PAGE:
COLUMBIA, Mo. – Missouri ace TJ Sikkema put himself in elite company Wednesday afternoon after being named a 2019 Golden Spikes semifinalist.

The 6-foot, 221-pound lefthander is one of 25 college baseball players to qualify for the yearly award, which is given to the nation’s best college baseball player.

Sikkema is the third Missouri player ever to qualify for the honor and the first since right-handed pitcher Kyle Gibson in 2009. The other MU semifinalist was pitcher Aaron Crow in 2008.

In 16 appearances (12 starts), the southpaw has pitched to a 1.36 ERA (sixth nationally), a 1.02 WHIP and has struck out 91 batters in 79 2/3 innings pitched. Hitters are batting a measly .183 against him.

Sikkema has also seen his draft stock rise exponentially, being named the 55th best draft-eligible prospect by

The New York Yankees have shown heavy interest in Sikkema, and visited Columbia Wednesday for a meeting with the DeWitt, Iowa, native.

Getting drafted by the Yankees would be good news for his bank account, but bad news for his long hair, considering he’d have to get it trimmed to comply with the Yankees dress code.

Despite the draft being two and a half weeks away (the first round begins on June 3), Sikkema remains focused on his next start, which will come Friday night against Florida in Missouri’s final regular season series at Taylor Stadium.

“We’ve been playing pretty well,” Sikkema said. “Hopefully we can go out and get the job done and put ourselves in a prime position.”

MISNER MARKET HEATS UP: While Sikkema is getting all the recognition nationally, his teammate, Missouri outfielder Kameron Misner, seems to be more popular among MLB scouts.

Like Sikkema, Misner met with the Yankees Wednesday afternoon. Meanwhile, Fangraphs has reported Misner is receiving heavy interest from the Giants and projects him to the Rockies at No. 23 overall in its latest mock draft.

But just how many teams are talking to the 6-foot-4 left-handed power bat?

“Pretty much all of them,” Misner told reporters Wednesday.

Misner has been considered a first-round talent for a long time thanks to a five-tool skillset, but has some scouts perplexed after striking out more than 30 percent of the time in conference play. Against Southeastern Conference opponents, Misner has a slash line of .222/.347/323. His overall numbers tell a different story at .290/.444/.497 with 10 home runs and 19 stolen bases.

It’s been an up and down season for the Poplar Bluff native, who was noticeably gleeful speaking with reporters after he finished his meeting with New York.

“A lot of people back home would love to be doing what I’m doing,” he said.

KEY SERIES: The term magic number is thrown around in baseball quite a bit. Mostly referring to how many wins a team needs to clinch a postseason berth.

Missouri coach Steve Bieser was asked Wednesday what his team's magic number is to secure its first NCAA Regional berth since 2012 and the first since it joined the SEC.

“Uh, three," the third year coach said, referencing how many games are left in Missouri's regular season. "That’s the only thing I’m thinking about."

Bieser said SEC teams are typically locks for the NCAA Regional if they win 14 conference games, but forgive him if he's a little wary of that cliche. The Tigers won 14 SEC games in Bieser's first year at the helm in 2017, but were left out of the national tournament.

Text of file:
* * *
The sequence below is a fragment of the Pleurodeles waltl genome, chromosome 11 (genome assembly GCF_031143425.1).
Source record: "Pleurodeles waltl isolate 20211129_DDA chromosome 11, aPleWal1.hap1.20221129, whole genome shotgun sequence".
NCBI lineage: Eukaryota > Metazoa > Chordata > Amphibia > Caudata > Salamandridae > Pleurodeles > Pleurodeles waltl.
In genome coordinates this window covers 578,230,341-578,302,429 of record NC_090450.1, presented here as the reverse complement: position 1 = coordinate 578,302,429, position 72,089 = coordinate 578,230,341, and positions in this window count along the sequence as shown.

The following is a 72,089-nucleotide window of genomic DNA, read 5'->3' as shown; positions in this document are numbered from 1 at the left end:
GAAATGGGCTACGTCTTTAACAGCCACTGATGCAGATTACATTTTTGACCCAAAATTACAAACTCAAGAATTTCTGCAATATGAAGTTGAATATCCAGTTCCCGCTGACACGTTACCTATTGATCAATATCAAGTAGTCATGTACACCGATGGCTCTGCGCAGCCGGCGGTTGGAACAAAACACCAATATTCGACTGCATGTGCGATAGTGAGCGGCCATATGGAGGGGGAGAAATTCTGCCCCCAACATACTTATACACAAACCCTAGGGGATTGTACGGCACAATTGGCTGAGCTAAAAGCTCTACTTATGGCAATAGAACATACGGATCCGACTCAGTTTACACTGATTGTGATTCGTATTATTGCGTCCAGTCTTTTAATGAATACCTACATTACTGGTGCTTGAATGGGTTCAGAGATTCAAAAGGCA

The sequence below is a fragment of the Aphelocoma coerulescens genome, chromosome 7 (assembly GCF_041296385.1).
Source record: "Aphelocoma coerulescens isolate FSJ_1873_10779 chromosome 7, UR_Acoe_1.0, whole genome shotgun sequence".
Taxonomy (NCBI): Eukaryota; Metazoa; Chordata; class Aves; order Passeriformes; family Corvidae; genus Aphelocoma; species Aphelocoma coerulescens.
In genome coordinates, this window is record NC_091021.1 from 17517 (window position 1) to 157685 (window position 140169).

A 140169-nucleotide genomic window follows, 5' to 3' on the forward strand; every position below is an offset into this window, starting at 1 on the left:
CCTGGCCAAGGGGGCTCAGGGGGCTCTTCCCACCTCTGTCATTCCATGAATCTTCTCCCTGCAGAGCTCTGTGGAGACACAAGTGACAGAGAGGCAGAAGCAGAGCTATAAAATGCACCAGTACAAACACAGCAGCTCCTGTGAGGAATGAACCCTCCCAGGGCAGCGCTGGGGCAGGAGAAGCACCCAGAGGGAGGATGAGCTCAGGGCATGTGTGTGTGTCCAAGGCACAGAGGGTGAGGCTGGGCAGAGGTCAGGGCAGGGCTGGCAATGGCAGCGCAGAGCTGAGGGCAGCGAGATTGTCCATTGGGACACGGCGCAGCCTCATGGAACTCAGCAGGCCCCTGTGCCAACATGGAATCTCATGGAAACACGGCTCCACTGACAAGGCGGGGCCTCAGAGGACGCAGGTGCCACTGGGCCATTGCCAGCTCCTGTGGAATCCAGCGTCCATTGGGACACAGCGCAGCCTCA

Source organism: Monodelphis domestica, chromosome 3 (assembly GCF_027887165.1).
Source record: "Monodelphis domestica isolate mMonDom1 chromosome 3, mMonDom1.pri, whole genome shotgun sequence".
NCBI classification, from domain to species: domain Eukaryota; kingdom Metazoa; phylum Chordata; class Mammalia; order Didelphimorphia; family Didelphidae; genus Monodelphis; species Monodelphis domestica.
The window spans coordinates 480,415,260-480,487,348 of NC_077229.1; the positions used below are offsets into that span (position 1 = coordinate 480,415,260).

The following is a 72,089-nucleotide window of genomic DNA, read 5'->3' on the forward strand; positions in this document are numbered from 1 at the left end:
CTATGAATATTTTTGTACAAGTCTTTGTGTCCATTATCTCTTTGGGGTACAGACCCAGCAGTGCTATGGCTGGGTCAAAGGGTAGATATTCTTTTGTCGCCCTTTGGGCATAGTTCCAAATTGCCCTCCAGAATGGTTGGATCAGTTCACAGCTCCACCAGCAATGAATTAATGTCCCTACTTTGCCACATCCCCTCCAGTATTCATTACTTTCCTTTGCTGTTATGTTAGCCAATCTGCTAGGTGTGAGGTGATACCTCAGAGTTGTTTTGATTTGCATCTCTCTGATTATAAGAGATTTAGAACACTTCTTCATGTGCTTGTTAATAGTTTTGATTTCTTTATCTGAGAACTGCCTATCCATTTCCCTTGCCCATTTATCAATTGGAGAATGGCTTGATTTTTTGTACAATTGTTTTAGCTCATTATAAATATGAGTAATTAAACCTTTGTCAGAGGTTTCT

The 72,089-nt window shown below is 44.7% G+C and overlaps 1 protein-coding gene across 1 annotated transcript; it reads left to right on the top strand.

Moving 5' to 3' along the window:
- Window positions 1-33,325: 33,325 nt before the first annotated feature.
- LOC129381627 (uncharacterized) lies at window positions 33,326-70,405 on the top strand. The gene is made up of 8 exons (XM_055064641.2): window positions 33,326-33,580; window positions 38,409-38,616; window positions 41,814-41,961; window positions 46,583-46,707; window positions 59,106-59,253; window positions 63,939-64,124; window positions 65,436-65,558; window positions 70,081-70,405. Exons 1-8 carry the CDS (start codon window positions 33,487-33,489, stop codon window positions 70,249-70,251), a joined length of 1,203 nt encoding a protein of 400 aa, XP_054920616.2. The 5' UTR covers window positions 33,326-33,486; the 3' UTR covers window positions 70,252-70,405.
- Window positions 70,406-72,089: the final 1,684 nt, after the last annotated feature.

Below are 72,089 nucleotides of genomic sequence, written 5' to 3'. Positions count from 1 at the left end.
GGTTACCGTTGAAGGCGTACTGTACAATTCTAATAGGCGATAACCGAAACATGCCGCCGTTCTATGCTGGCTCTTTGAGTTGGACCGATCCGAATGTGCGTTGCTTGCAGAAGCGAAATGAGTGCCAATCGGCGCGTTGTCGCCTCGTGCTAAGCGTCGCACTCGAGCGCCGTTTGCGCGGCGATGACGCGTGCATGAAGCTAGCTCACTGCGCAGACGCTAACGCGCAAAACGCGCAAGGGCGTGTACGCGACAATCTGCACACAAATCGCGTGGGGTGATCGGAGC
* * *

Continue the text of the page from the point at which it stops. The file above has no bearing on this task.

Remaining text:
Missouri hosts Florida for three games at Taylor Stadium in what will be the biggest series of the year for the Tigers beginning at 6 p.m. Thursday. The Tigers (34-18-1, 13-13-1) enter the series against the Gators third in the SEC East, just ahead of Tennessee (12-15 SEC).

The impact the series will have on Missouri's postseason prospects should help Missouri's well-documented attendance issue, as a Missouri spokesperson has confirmed more than 1,000 extra single game tickets have been sold over a three-day stretch.

“I’ve only seen (Taylor Stadium full) a few times since I’ve been here," Misner, a junior, said. "It’s just huge when fans come out.”

Meanwhile, Florida is having a poor season by its standards, sitting at fifth in the SEC East with a 10-17 conference record. The Gators' problems have been primarily pitching related, putting up a 5.40 team ERA, the worst mark in the SEC. It seems they're missing 2018 Royals draftee Brady Singer a little more than expected.

“To me, that’s the trap of this weekend series," Bieser said. "Because those guys are really solid pitchers. You better come out to be ready and compete against them, otherwise you’ll walk back to the dugout not too pleased with your at-bat.”

This series will also have a big impact on the Tigers seeding for next week's SEC tournament. Missouri could be seeded anywhere from fifth to 10th, depending on how things shake out across the league.

RETURN TIMETABLE: It's been a long time since Missouri starting pitcher Tyler LaPlante has been in a live game for the Tigers.

LaPlante hasn’t pitched since April 6 against Kentucky, when he left the game in the middle of the sixth inning due to injury. LaPlante had pitched to a 2.38 ERA and struck out 34 batters in 45 1/3 innings of work.

“I don’t want to say he’s done for the year," Bieser said. "But he’s definitely not available this weekend. Part of it is he’s been out for so long so he’s really not in shape. He needs to pick up a baseball today and start throwing. Maybe in two weeks, we can count on him for an inning here or there. When you’ve missed that much time, you can’t expect him to be a starter.

In LaPlante's absence, Missouri has rolled with Jacob Cantleberry and Sikkema as their first two weekend starters, and has typically made the last game of a series a bullpen day. The Tigers plan to continue this format this weekend.